By the Civil War, Louisiana’s twelve railroad companies had laid 395 miles of track across the state. Although this early rail network was not as important overall as river transportation, in Confederate Neckties: Louisiana Railroads in the Civil War, Lawrence E. Estaville, Jr. explains how these railways made notable contributions that affected the outcome of the war in Louisiana.


Estaville details how both the New Orleans, Jackson and Great Northern and the New Orleans, Opelousas and Great Western railroads saved the people of New Orleans. The great Northern evacuated General Mansfield Lovell’s Confederate army and spared the metropolis the horrors of naval bombardment, and the Great Western brought tons of food from the fertile farms of the Lafourche and Teche regions to feed the starving New Orleanians. Because of their strategic significance, fierce battles raged frequently along their lines. Union commanders used their control of the Great Northern to help cut off New Orleans from the rest of the Confederacy, and they employed the Great Western to invade the heart of South Louisiana.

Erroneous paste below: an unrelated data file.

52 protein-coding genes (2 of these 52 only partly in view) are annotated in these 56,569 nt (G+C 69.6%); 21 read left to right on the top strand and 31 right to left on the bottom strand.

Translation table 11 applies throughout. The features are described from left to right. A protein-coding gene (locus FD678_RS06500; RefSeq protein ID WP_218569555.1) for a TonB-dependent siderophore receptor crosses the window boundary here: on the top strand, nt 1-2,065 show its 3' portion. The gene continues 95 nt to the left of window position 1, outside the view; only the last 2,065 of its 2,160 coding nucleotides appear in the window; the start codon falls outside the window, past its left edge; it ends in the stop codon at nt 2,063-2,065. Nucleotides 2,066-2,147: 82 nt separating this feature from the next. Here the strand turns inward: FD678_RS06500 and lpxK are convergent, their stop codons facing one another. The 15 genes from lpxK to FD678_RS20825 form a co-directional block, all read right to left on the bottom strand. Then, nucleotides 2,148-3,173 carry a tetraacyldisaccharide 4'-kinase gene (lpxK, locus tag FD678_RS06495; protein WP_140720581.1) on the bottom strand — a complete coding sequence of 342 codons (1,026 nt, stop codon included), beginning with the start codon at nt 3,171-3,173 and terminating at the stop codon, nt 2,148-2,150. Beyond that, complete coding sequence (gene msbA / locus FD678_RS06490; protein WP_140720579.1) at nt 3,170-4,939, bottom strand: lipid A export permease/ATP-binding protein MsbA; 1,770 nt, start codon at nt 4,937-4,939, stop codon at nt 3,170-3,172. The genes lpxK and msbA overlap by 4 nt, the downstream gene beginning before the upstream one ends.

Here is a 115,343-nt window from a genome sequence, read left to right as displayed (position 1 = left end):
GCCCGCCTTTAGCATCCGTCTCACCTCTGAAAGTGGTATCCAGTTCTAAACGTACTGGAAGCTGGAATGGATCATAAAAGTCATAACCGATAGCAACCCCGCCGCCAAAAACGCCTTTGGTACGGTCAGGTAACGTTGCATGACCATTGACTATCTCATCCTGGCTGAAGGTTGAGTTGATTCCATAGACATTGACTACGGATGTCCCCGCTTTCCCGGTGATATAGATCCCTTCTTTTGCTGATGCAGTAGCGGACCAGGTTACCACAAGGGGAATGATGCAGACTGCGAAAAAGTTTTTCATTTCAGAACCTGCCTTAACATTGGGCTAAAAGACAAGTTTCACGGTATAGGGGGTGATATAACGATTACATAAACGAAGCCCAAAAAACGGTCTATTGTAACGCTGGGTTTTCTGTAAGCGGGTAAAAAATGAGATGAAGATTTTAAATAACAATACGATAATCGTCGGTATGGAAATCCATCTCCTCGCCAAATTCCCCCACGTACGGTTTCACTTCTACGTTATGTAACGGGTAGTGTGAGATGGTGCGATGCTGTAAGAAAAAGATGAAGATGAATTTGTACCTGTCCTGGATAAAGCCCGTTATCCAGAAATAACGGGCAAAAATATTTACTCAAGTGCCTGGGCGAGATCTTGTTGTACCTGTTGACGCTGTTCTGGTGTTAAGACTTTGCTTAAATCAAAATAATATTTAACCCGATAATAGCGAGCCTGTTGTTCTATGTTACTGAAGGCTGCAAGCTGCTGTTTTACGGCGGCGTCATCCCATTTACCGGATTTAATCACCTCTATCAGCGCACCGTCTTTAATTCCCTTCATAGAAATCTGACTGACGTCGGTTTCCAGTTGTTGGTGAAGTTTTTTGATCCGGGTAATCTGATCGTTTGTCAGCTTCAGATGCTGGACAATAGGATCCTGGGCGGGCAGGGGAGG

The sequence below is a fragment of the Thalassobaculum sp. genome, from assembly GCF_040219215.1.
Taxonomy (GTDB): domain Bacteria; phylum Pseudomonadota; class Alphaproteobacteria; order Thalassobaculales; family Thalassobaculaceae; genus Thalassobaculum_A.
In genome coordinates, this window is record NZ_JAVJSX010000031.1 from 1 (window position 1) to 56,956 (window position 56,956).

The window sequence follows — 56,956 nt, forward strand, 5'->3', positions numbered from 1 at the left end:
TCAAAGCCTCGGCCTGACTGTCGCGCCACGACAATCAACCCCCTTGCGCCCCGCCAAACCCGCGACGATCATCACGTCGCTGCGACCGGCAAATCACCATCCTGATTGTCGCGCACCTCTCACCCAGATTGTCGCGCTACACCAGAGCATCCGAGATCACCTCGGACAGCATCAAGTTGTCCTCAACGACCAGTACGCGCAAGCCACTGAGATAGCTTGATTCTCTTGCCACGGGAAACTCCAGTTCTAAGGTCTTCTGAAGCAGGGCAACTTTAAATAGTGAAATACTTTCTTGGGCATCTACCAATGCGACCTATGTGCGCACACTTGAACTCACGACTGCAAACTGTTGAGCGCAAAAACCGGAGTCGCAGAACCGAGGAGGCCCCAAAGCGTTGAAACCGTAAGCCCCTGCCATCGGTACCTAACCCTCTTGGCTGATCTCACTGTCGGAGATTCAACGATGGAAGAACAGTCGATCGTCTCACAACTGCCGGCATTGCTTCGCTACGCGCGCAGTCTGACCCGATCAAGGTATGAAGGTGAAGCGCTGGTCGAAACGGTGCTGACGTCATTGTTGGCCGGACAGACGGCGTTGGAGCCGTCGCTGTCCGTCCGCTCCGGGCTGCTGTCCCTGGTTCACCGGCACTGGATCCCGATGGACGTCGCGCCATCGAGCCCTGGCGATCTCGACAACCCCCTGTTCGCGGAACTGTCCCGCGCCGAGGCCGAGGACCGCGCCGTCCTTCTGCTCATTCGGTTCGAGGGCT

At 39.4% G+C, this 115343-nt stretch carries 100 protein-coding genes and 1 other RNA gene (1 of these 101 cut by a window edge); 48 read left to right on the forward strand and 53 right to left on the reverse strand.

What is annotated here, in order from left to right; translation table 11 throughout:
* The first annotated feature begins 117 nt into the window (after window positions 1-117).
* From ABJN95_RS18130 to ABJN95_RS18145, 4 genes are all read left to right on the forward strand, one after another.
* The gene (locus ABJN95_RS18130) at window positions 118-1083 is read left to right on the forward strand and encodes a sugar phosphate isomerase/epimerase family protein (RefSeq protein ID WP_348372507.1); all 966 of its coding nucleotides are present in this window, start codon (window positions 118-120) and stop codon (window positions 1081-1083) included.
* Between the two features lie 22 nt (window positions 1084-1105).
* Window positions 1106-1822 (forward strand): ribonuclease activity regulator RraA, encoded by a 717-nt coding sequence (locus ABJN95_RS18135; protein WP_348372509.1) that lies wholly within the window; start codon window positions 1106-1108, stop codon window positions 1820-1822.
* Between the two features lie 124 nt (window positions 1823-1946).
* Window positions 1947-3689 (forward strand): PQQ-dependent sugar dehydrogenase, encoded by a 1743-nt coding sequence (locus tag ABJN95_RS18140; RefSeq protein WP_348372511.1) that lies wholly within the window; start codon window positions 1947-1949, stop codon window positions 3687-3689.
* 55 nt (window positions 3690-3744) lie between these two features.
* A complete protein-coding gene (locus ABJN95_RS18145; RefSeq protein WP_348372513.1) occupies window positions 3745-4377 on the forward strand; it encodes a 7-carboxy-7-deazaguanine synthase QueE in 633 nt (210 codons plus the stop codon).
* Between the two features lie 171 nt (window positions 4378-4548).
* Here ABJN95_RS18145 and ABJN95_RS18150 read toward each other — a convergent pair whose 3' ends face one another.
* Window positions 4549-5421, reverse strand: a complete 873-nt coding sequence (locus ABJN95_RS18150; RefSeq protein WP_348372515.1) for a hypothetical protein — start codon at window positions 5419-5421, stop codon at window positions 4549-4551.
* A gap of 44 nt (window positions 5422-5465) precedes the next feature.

The V.S.&T. and the Southern Pacific formed essential links in the Confederacy’s vital Trans-Mississippi supply route that stretched from Mexico through North Louisiana all the way to Virginia. And Estaville reconstructs how both Federal and Confederate commanders tried to exploit the full military potentials of the two railroads. Union General Edward R. S. Canby devised a bold plan to use the V.S.&T. to strike a deathblow at the Confederacy’s Trans-Mississippi forces in northwestern Louisiana and Texas. To connect his twin headquarters at Marshall and Shreveport and to supply his forces more effectively, Confederate General Kirby Smith ordered the Southern Pacific to take up its tracks and lay them eastward to the Red River.


Even Louisiana’s short railways contributed, particularly with the subsistence of the Confederate army. They carried the invaluable sale from the mines of South Louisiana to the rest of the Confederacy and helped feed hungry Rebels at Port Hudson, thus prolonging a critical battle.


Confederate and Union armies fought hard to control the state’s railroads, and the fury of this military struggle destroyed most of Louisiana’s railways.